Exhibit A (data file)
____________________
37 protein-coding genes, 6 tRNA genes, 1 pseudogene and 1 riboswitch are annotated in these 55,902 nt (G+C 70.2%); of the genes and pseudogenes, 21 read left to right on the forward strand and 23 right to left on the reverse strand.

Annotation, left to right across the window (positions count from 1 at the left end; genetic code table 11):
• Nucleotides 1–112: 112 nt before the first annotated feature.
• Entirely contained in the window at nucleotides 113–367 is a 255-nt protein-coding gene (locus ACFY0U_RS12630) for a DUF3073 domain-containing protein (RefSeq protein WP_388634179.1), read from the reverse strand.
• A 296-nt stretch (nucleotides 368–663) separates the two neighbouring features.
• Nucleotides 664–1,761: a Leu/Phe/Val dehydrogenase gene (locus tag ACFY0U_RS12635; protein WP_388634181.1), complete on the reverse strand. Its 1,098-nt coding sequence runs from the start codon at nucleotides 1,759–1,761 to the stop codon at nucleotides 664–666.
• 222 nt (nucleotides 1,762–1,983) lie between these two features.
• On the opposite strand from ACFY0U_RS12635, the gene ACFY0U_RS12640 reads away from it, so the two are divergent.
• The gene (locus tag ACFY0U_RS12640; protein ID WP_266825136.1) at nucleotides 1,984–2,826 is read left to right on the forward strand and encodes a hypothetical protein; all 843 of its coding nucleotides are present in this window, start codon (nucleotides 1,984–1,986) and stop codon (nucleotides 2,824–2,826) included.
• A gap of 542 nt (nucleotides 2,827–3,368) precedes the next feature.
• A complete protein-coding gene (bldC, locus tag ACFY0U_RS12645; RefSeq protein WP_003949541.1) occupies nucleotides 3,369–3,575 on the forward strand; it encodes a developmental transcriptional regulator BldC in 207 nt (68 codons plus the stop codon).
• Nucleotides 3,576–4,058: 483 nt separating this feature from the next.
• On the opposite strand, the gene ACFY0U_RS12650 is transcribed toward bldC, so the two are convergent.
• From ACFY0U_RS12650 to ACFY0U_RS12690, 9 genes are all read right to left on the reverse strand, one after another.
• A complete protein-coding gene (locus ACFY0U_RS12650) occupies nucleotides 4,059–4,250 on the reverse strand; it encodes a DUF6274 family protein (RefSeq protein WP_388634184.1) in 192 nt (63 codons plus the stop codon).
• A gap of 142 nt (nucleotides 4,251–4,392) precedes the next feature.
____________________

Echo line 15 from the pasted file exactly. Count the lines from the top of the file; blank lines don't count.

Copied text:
• A complete protein-coding gene (locus ACFY0U_RS12650) occupies nucleotides 4,059–4,250 on the reverse strand; it encodes a DUF6274 family protein (RefSeq protein WP_388634184.1) in 192 nt (63 codons plus the stop codon).